This will however change as Microsoft has discontinued further development of Works and they’ll instead include a basic version of Microsoft Office 2010 with new PCs that will again be free but may have ads. The new version, known as Office 2010 Starter Edition, will include Word and Excel applications but with limited functionality.
To learn more about Office 2010 Starter, watch the following video where Office program managers Brian Albrecht and Scott Kahler also explain things that you can do with the Starter Edition.
If you are part of the Office Live Workspaces newsletter, you may have already received an email invite from Microsoft to join the Office Starter 2010 Beta program but in case you haven’t, here what you need to do.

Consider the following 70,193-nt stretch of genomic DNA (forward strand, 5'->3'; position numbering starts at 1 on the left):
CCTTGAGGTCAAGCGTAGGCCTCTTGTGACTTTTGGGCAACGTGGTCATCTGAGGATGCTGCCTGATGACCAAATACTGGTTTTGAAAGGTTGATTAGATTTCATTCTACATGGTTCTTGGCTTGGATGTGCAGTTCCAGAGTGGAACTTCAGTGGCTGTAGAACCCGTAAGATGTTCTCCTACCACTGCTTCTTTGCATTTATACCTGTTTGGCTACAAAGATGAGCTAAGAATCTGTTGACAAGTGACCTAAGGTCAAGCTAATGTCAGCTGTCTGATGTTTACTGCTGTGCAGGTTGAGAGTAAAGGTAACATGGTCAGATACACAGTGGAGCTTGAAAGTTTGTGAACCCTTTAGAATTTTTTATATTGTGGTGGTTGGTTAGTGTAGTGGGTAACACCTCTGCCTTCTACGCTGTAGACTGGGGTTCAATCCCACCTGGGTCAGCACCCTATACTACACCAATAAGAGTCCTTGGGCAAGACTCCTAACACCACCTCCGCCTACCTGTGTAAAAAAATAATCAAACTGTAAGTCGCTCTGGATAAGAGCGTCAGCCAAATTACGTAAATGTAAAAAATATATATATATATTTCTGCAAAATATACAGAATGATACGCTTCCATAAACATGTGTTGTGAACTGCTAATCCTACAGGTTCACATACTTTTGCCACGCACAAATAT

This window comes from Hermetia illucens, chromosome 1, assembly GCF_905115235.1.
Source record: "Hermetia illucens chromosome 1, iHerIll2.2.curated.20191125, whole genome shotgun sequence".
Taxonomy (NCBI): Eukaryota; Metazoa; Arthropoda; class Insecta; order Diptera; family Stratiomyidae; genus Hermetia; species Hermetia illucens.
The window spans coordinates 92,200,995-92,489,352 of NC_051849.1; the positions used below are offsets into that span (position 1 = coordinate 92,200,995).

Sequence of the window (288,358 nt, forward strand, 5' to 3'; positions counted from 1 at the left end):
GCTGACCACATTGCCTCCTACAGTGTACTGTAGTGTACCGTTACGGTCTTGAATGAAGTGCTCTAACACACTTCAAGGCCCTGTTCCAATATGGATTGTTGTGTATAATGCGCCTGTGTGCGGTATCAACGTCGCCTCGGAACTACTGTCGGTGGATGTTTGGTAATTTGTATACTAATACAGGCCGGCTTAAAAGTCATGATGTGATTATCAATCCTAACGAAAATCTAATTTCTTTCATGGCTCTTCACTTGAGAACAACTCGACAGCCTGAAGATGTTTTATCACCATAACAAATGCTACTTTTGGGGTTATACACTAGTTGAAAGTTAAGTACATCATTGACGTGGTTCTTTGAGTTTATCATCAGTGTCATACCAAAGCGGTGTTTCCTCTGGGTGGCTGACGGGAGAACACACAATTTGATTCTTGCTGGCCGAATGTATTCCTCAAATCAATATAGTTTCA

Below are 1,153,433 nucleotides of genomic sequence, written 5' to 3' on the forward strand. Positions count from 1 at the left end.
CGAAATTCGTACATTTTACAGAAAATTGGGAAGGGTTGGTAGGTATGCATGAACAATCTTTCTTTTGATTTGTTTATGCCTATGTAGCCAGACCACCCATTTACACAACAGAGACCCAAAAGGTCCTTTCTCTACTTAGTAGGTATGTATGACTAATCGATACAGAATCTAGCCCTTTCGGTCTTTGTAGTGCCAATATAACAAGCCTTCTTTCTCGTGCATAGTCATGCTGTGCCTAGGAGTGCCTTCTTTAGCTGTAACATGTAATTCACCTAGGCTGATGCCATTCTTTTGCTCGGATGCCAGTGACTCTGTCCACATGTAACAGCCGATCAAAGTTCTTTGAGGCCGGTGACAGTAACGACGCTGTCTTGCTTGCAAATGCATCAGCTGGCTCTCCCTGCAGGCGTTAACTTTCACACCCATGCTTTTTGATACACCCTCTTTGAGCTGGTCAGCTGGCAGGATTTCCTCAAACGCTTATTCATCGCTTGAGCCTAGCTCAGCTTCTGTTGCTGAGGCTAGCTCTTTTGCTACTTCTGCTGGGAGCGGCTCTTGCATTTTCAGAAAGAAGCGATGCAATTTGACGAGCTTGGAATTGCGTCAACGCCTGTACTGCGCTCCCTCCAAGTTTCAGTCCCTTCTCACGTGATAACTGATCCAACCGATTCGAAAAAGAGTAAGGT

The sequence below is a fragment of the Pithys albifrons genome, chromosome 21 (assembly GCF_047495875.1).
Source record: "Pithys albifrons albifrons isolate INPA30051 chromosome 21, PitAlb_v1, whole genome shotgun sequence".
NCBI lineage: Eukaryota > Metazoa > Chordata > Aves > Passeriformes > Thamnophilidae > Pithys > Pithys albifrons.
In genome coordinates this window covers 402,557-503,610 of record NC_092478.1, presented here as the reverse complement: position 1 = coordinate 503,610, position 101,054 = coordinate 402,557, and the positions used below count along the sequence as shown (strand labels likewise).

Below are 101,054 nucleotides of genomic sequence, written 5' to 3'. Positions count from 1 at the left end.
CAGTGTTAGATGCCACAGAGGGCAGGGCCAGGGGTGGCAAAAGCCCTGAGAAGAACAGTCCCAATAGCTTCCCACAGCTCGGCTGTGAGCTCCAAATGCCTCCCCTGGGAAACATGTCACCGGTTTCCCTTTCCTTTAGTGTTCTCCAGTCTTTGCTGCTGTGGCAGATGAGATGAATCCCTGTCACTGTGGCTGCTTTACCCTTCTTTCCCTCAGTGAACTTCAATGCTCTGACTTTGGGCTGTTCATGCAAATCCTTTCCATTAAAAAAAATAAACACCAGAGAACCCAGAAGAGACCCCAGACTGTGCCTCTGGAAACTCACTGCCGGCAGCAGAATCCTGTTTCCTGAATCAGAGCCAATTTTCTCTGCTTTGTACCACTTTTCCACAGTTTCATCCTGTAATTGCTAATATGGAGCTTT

Just fill in this quick survey (this is to assess that you computer can run the Office Starter edition) and you might be invited for the pre-release test. The email says:
[*] The public beta of Office 2010 will start later this year though you can try Office Web Apps now itself.
All you need to do is use Office Starter 2010 Beta at home over the next few months, and let us know what you think. Office Starter 2010 includes Microsoft Word Starter 2010 and Microsoft Excel Starter 2010, which are great for basic tasks like writing letters, editing your resume, or creating a family budget.